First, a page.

A consortium of investors based in Vancouver has ambitious plans to turn the B.C. coast into a tidal powerhouse.
Western Tidal Holdings, a group of seven investors with backgrounds in energy, has identified 20 potential sites on the B.C. coast for tidal power generation.
The company has applied to conduct site tests at several locations on Vancouver Island, Juan de Fuca Strait and the Sunshine Coast. Some of the applications are now in a public comment phase. An application for Dodd Narrows near Nanaimo is awaiting ministerial approval.
Once approval is granted, the company would spend hundreds of thousands of dollars, per site, conducting tests, and millions more to install tidal turbines.
Western Tidal is a developer, not a technology company, so the kind of tidal generators used could vary from site to site.
At least one environmental group has expressed concern about the impact of underwater turbines on killer whales. But economics, not marine ecology, will likely be Western Tidal’s biggest obstacle.
B.C.’s abundance of clean, relatively cheap hydro power makes it tough for renewable power developers to do business here. BC Hydro’s rates for renewable energy projects are around $0.10 to $0.13 per kilowatt hour (kW/h). Tidal power proponents say they need to be on par with Nova Scotia – $0.65 per kW/h – to make it economically viable here.
Western Tidal CEO Tony Irwin said the costs will come down, just as they have for wind energy. He added that his company is focused on the long-range economics of tidal power, not a quick financial return.
“We believe marine energy is at the same cost point cycle that wind energy was 20 years ago. We have a five- to 10-year build-out. We are an extremely patient company.
“This isn’t a bunch of starry-eyed kids coming out of university. We’re fairly well-hardened business entrepreneurs, and we believe there’s a real opportunity for B.C. to move on this technology.”
Of the 20 sites identified, six are on Vancouver Island. One of the sites the company has applied to test is Race Rocks in Juan de Fuca Strait.
Vancouver’s Clean Current Renewable Energy Systems conducted a successful tidal power demonstration project at Race Rocks a few years ago and then licensed its technology to French power generation giant Alstom. Alstom had planned to use the technology in the world’s largest tidal power demonstration project in the Bay of Fundy, but later cancelled the agreement.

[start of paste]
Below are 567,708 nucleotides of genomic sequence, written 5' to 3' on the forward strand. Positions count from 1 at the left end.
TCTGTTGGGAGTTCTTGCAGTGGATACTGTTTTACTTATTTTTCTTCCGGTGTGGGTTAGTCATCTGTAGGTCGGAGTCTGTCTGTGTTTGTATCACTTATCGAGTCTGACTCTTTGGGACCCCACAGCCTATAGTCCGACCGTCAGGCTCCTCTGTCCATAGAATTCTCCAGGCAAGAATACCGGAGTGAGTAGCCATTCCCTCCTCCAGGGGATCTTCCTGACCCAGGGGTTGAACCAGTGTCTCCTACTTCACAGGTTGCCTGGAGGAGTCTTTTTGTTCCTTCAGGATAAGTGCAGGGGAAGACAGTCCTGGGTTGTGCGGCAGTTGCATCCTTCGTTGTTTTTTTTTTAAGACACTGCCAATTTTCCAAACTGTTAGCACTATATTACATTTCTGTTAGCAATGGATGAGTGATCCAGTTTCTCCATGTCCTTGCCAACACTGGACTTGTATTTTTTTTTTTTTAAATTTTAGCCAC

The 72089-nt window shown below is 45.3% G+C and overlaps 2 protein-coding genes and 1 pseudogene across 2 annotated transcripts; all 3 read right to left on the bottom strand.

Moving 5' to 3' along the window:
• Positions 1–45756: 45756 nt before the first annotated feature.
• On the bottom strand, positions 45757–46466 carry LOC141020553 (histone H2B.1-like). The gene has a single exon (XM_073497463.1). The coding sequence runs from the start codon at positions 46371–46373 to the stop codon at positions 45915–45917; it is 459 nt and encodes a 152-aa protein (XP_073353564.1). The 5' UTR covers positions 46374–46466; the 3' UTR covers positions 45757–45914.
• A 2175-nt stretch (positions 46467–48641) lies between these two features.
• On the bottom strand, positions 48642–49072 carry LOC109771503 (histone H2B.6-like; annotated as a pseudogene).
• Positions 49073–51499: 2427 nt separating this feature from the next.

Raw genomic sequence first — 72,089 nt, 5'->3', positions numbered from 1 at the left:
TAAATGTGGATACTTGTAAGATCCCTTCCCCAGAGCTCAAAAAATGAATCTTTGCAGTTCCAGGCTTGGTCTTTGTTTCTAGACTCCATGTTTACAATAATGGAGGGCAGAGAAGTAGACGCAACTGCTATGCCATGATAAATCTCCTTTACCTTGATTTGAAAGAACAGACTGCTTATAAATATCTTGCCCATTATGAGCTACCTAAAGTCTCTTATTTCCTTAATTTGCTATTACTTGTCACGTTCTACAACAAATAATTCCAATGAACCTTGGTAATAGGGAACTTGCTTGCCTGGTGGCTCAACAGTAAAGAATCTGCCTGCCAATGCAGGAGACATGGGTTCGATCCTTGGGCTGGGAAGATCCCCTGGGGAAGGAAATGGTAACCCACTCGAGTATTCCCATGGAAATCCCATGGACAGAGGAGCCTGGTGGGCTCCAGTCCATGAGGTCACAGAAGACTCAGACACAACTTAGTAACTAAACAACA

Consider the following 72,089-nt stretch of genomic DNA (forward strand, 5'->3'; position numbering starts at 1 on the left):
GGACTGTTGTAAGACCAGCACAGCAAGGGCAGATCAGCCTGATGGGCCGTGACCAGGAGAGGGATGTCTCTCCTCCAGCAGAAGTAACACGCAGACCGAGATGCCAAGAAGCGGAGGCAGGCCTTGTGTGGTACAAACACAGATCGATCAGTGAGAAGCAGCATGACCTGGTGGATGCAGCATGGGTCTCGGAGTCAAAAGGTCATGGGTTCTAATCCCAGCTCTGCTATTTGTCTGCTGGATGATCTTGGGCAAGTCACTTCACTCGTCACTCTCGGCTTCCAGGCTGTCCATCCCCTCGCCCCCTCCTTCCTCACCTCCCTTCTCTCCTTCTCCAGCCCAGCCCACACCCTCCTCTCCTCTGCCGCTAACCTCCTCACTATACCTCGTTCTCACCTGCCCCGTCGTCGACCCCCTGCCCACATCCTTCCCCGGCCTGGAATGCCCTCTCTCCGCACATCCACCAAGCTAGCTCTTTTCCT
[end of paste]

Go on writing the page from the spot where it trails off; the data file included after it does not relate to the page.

Siemens and Rolls-Royce have also invested in tidal technology.
“From a business point of view, the thing that really convinced us [to invest in tidal power] is who is in the market,” Irwin said.
“Four or five years ago, it was small, independent tidal power developers. Now if you look at the market, those people have either been assumed or bought out by the likes of Siemens, Rolls-Royce, Alstom. When that happens, prices will go down and quality will go up.”
He added that B.C.’s growing energy needs – and its commitment to meeting it with renewable energy – means BC Hydro and the provincial government will have no choice but to pay the prices required to build renewable energy.
“If B.C. is going to meet the expected electricity demand as laid out by Hydro, and it’s going to be clean energy, they’re going to need every electron of renewable energy that they can get.” •
BIV on clean energy
Want to know more about issues affecting B.C. clean energy? BIV has tackled the subject extensively. Here are some highlights of the past few months:
•Small clean-energy firms buckle under headwinds, issue 1213, January 22-28
•Biggest alternative energy firms in B.C., issue 1210, January 1-7
•Exports key to clean-tech sector, issue 1210, January 1-7
•B.C. firms finding green in clean, issue 1203, November 13-19, 2012
•Star turn for carbon-offset firm, issue 1202, November 6-12, 2012
•Clean-energy companies challenged by cheap gas, issue 1196, September 25-October 1, 2012
•UBC opens $34m clean-tech “living laboratory”, biv.com, September 14, 2012